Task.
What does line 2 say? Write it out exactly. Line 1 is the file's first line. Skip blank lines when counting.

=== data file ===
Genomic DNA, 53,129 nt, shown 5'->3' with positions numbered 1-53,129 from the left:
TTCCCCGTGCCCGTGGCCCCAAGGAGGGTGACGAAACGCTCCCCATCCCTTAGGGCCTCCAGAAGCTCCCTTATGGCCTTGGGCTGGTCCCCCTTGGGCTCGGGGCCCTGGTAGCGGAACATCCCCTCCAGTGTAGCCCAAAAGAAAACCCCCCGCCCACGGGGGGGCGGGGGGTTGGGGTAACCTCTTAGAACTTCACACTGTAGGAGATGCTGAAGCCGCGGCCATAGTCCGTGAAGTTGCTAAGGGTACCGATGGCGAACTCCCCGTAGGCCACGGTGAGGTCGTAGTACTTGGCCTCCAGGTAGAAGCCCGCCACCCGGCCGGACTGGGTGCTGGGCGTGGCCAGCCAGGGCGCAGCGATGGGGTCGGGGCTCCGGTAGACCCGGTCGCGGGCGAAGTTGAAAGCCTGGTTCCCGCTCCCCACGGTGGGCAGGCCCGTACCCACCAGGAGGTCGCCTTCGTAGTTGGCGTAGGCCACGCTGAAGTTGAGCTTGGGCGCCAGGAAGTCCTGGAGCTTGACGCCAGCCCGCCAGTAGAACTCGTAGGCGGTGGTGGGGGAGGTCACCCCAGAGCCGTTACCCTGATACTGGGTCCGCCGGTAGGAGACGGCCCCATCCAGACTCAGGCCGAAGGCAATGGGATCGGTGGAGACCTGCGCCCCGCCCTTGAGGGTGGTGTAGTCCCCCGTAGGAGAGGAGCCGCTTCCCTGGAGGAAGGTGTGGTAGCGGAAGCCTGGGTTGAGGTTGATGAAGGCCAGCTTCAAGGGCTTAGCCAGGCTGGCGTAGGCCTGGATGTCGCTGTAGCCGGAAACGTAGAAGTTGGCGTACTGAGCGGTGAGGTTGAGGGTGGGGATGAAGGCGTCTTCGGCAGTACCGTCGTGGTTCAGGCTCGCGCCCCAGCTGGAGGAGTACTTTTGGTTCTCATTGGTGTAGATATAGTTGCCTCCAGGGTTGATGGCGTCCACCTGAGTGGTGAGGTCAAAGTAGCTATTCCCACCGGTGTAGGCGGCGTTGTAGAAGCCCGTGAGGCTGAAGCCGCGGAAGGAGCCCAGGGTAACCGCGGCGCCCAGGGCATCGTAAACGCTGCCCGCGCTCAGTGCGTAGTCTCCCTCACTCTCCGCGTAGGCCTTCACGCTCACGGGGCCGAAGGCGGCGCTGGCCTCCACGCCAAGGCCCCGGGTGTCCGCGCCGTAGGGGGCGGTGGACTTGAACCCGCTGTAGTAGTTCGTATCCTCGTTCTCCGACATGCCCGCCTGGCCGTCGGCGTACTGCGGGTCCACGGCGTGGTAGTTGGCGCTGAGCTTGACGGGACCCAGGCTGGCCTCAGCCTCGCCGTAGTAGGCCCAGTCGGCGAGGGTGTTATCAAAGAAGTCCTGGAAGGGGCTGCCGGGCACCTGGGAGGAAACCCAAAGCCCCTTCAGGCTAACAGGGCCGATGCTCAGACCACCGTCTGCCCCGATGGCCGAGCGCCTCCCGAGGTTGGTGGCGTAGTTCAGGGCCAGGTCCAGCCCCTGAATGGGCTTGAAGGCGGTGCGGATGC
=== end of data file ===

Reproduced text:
TTCCCCGTGCCCGTGGCCCCAAGGAGGGTGACGAAACGCTCCCCATCCCTTAGGGCCTCCAGAAGCTCCCTTATGGCCTTGGGCTGGTCCCCCTTGGGCTCGGGGCCCTGGTAGCGGAACATCCCCTCCAGTGTAGCCCAAAAGAAAACCCCCCGCCCACGGGGGGGCGGGGGGTTGGGGTAACCTCTTAGAACTTCACACTGTAGGAGATGCTGAAGCCGCGGCCATAGTCCGTGAAGTTGCTAAGGGTACCGATGGCGAACTCCCCGTAGGCCACGGTGAGGTCGTAGTACTTGGCCTCCAGGTAGAAGCCCGCCACCCGGCCGGACTGGGTGCTGGGCGTGGCCAGCCAGGGCGCAGCGATGGGGTCGGGGCTCCGGTAGACCCGGTCGCGGGCGAAGTTGAAAGCCTGGTTCCCGCTCCCCACGGTGGGCAGGCCCGTACCCACCAGGAGGTCGCCTTCGTAGTTGGCGTAGGCCACGCTGAAGTTGAGCTTGGGCGCCAGGAAGTCCTGGAGCTTGACGCCAGCCCGCCAGTAGAACTCGTAGGCGGTGGTGGGGGAGGTCACCCCAGAGCCGTTACCCTGATACTGGGTCCGCCGGTAGGAGACGGCCCCATCCAGACTCAGGCCGAAGGCAATGGGATCGGTGGAGACCTGCGCCCCGCCCTTGAGGGTGGTGTAGTCCCCCGTAGGAGAGGAGCCGCTTCCCTGGAGGAAGGTGTGGTAGCGGAAGCCTGGGTTGAGGTTGATGAAGGCCAGCTTCAAGGGCTTAGCCAGGCTGGCGTAGGCCTGGATGTCGCTGTAGCCGGAAACGTAGAAGTTGGCGTACTGAGCGGTGAGGTTGAGGGTGGGGATGAAGGCGTCTTCGGCAGTACCGTCGTGGTTCAGGCTCGCGCCCCAGCTGGAGGAGTACTTTTGGTTCTCATTGGTGTAGATATAGTTGCCTCCAGGGTTGATGGCGTCCACCTGAGTGGTGAGGTCAAAGTAGCTATTCCCACCGGTGTAGGCGGCGTTGTAGAAGCCCGTGAGGCTGAAGCCGCGGAAGGAGCCCAGGGTAACCGCGGCGCCCAGGGCATCGTAAACGCTGCCCGCGCTCAGTGCGTAGTCTCCCTCACTCTCCGCGTAGGCCTTCACGCTCACGGGGCCGAAGGCGGCGCTGGCCTCCACGCCAAGGCCCCGGGTGTCCGCGCCGTAGGGGGCGGTGGACTTGAACCCGCTGTAGTAGTTCGTATCCTCGTTCTCCGACATGCCCGCCTGGCCGTCGGCGTACTGCGGGTCCACGGCGTGGTAGTTGGCGCTGAGCTTGACGGGACCCAGGCTGGCCTCAGCCTCGCCGTAGTAGGCCCAGTCGGCGAGGGTGTTATCAAAGAAGTCCTGGAAGGGGCTGCCGGGCACCTGGGAGGAAACCCAAAGCCCCTTCAGGCTAACAGGGCCGATGCTCAGACCACCGTCTGCCCCGATGGCCGAGCGCCTCCCGAGGTTGGTGGCGTAGTTCAGGGCCAGGTCCAGCCCCTGAATGGGCTTGAAGGCGGTGCGGATGC